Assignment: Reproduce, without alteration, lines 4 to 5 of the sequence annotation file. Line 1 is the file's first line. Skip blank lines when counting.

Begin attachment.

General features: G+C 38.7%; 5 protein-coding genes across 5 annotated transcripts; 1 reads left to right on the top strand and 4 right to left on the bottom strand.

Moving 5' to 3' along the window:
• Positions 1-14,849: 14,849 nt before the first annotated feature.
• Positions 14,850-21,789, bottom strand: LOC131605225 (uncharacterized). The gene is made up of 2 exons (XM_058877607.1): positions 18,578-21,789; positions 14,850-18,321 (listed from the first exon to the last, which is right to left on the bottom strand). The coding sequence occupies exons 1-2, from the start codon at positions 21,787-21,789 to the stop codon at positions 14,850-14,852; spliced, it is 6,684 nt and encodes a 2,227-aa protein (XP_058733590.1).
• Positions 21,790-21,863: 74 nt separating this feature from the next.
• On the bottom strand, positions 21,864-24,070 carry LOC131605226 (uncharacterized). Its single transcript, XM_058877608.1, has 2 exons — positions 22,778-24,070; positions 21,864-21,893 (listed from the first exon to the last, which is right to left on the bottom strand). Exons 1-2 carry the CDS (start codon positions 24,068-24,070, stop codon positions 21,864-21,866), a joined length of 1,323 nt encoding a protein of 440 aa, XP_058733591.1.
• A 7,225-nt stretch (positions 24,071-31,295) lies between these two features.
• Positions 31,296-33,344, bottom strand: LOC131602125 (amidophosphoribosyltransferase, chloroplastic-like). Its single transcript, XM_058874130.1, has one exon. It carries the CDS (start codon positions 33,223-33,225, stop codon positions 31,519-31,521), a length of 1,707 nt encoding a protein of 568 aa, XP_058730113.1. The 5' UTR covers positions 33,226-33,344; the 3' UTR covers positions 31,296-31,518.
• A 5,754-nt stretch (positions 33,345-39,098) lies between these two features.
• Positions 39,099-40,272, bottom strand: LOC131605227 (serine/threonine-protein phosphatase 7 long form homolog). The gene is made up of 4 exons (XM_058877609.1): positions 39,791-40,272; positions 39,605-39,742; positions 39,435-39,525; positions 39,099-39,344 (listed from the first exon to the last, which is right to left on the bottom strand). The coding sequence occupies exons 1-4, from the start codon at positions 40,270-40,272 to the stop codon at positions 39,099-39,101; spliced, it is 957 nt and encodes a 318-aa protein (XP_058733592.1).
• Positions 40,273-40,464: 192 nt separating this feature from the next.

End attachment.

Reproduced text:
• Positions 14,850-21,789, bottom strand: LOC131605225 (uncharacterized). The gene is made up of 2 exons (XM_058877607.1): positions 18,578-21,789; positions 14,850-18,321 (listed from the first exon to the last, which is right to left on the bottom strand). The coding sequence occupies exons 1-2, from the start codon at positions 21,787-21,789 to the stop codon at positions 14,850-14,852; spliced, it is 6,684 nt and encodes a 2,227-aa protein (XP_058733590.1).
• Positions 21,790-21,863: 74 nt separating this feature from the next.